On July 28, 2021, shortly after the House passed the above three bills, the Biden Administration released a National Security Memorandum on Improving Cybersecurity for Critical Infrastructure Control Systems (Memorandum). The Memorandum affirmatively recognized the “[p]rotection of our Nation’s critical infrastructure is a responsibility at the Federal, State, local, Tribal and territorial levels and of the owners and operators of that infrastructure.” In order to protect such infrastructure, the administration provides that it is their policy “to safeguard the critical infrastructure of the Nation, with a particular focus on the cybersecurity and resilience of systems supporting National Critical Functions…”

As a result, the administration established the voluntary Initiative between the federal government and the critical infrastructure community with the primary objective of defending the United States’ critical infrastructure through facilitating the deployment of technologies and systems that will increase cybersecurity. The Memorandum further instructs the US Department of Homeland Security’s Cybersecurity and Infrastructure Security Agency (CISA) and the US Department of Commerce’s National Institute of Standards and Technology (NIST) to develop cybersecurity performance goals for critical infrastructure. The US Secretary of Homeland Security will issue initial goals for control systems no later than September 22, 2021, with cross-sector and sector-specific goals to be issued within a year of the Memorandum.

On May 7, 2021, just before 5 am, an employee in the Colonial Pipeline Co.’s control room found a ransom note sent by hackers demanding cryptocurrency. In response, Colonial Pipeline Co. Chief Executive Officer Joseph Blount shut down the entire pipeline by 6:10 am. This marked the first time in its 57-year history that Colonial Pipeline Co. shut down its entire gasoline pipeline system. Colonial Pipeline Co. paid the hackers, who were an affiliate of a Russia-linked cybercrime group known as DarkSide, a $4.4 million ransom shortly after the hack. However, the US Department of Justice announced it recovered $2.3 million of the ransom in June.

Only mere months after this significant breach of cybersecurity, the House approved HR 3119, which was introduced by US Representatives Bobby Rush (D-IL) and Tim Walberg (R-MI) to increase energy emergency and cybersecurity responsibilities as a core function for the US Department of Energy (DOE) and create a new assistant secretary position to specifically focus on these issues. In a statement released [...]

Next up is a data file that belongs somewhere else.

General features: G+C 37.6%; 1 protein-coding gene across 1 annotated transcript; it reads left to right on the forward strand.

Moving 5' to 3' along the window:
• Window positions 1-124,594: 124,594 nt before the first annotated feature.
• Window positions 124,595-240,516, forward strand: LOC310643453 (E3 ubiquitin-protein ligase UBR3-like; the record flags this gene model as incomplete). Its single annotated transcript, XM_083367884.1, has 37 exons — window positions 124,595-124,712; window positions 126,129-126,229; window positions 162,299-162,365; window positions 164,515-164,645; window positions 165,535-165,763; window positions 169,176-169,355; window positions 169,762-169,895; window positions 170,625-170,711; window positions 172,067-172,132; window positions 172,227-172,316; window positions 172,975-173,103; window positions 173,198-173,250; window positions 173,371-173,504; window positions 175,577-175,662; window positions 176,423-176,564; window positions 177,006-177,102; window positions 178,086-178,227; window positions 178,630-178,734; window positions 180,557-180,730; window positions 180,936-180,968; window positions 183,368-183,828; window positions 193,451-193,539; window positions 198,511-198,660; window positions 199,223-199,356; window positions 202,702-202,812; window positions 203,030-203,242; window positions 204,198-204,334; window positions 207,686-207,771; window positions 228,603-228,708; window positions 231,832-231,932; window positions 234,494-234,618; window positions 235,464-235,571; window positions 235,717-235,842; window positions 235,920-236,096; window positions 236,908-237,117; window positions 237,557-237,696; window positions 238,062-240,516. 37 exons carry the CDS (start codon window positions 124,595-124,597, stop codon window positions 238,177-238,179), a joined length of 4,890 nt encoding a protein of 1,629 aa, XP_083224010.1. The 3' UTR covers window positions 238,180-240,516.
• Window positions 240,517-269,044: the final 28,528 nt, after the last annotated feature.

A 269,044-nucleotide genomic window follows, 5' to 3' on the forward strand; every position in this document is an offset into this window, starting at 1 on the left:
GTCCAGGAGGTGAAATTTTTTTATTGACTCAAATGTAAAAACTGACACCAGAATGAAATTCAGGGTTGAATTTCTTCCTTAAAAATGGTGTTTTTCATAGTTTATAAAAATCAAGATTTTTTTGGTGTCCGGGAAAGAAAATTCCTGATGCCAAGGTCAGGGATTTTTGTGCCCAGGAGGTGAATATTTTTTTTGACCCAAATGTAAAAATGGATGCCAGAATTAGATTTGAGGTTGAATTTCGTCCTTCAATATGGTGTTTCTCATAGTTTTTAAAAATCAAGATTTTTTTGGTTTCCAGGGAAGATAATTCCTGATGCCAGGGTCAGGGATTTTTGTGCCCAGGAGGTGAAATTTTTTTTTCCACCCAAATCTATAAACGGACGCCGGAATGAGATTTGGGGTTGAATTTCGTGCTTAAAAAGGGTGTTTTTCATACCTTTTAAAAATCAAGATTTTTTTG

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Nine Governors Issue Letter to President Biden Urging Continued Prioritization of Offshore Wind Development

On June 4, 2021, days before the Biden Administration announced its intent to consider further expansion of offshore wind development in the Gulf of Mexico, nine governors issued a joint letter to US President Joe Biden’s administration to commend its commitment to offshore wind development and provide recommendations to build upon the momentum to prioritize offshore wind development in the United States.

Signed by the governors of Connecticut, Maine, Maryland, Massachusetts, New Hampshire, New Jersey, New York, Rhode Island and Virginia, the letter urges the Biden Administration to continue to prioritize offshore wind development while also focusing on the development of a long-term relationship and plan between the federal and state governments to advance the offshore wind industry. According to the governors’ joint letter, doing so will create thousands of jobs and cause significant investments to be made in aging ports and the accompanying US supply chain that will build, operate and maintain the new infrastructure.

The governors further noted that the expansion of the offshore wind industry “creates an unprecedented opportunity for the United States to capture significant economic development activity and build equity in coastal communities while improving air quality and increasing the option for energy diversity.” However, the governors also recognized in their joint letter that realization of this opportunity will depend on several variables, including “the pace and uniformity of the federal permitting process, the degree of regional coordination among states, the amount of available space in federal lease areas, the potential impacts on marine resources, and the availability of supporting infrastructure to deliver high-voltage power from project areas to the mainland.”

Notwithstanding, the governors aim to collaborate across their respective states to consult with one another regarding any permitting challenges, natural resource consideration, opportunities to coordinate schedules and to align construction timelines so that states’ respective clean energy targets may be met. Additionally, the governors provided the following strategies to support offshore wind development:

  • Set long-term targets for the Bureau of Ocean Energy Management’s lease area scoping and establishment that are informed by state clean energy goals
  • Supplement interstate coordination during project design and permitting processes
  • Consider setting long-term targets for offshore wind ports that can support the scale and timeline of state procurement targets
  • Ensure adequate transmission capacity
  • Provide support for other marine industries and users